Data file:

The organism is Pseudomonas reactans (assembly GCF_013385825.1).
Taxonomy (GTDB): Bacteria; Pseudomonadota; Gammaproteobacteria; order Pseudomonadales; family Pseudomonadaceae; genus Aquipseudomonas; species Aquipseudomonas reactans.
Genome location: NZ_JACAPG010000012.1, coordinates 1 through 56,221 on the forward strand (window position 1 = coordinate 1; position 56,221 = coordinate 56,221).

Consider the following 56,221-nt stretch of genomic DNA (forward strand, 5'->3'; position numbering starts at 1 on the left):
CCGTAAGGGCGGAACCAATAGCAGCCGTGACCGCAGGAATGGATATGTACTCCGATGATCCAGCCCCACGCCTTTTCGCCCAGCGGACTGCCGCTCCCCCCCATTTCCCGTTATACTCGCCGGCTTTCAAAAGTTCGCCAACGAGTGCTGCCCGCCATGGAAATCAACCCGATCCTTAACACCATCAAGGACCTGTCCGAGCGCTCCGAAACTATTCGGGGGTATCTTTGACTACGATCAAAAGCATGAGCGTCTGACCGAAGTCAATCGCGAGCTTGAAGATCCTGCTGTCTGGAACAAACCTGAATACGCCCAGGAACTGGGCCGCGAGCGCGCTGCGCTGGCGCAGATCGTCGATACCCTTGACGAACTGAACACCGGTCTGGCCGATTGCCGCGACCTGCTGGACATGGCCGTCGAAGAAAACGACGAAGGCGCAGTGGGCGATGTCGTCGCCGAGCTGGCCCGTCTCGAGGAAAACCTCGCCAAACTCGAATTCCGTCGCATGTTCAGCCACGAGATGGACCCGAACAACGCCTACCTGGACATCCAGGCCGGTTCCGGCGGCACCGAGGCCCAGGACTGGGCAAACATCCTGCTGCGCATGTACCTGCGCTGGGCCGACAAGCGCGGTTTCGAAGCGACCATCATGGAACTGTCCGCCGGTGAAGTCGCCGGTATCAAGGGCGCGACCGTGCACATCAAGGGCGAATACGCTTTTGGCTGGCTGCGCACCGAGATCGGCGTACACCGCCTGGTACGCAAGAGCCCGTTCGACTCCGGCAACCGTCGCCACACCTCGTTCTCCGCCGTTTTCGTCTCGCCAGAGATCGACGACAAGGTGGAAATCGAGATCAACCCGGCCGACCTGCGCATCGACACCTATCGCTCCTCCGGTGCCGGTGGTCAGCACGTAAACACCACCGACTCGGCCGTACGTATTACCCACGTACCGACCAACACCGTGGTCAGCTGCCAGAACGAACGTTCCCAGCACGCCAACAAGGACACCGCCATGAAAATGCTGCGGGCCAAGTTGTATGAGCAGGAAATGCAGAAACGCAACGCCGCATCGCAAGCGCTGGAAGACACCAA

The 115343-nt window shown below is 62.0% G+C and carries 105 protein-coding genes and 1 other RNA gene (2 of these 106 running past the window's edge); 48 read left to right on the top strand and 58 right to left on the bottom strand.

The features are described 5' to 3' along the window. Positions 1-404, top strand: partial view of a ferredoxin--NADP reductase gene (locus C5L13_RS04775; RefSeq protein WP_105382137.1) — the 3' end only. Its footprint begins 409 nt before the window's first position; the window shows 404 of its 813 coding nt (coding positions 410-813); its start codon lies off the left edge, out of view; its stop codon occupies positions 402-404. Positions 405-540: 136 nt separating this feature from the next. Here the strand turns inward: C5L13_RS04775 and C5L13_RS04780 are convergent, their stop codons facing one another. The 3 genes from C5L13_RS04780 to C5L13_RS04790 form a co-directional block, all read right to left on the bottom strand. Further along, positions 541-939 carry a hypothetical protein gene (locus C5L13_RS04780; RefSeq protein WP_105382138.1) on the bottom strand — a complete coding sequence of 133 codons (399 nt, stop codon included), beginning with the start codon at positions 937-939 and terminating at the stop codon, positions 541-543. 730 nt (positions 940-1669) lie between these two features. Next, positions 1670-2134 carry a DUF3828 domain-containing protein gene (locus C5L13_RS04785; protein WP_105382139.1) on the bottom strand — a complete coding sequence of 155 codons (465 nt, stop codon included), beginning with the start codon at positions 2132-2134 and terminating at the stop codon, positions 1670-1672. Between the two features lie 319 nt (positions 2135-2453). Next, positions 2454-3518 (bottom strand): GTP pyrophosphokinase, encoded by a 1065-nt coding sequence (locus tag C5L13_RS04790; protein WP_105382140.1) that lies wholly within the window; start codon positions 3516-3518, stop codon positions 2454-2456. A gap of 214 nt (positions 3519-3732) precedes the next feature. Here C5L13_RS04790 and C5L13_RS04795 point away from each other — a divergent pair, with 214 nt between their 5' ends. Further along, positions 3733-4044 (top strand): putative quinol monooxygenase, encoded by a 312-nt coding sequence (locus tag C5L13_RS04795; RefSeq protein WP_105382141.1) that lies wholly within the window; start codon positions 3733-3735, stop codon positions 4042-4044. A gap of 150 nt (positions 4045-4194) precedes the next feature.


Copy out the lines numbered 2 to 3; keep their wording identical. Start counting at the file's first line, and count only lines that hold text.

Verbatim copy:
Taxonomy (GTDB): Bacteria; Pseudomonadota; Gammaproteobacteria; order Pseudomonadales; family Pseudomonadaceae; genus Aquipseudomonas; species Aquipseudomonas reactans.
Genome location: NZ_JACAPG010000012.1, coordinates 1 through 56,221 on the forward strand (window position 1 = coordinate 1; position 56,221 = coordinate 56,221).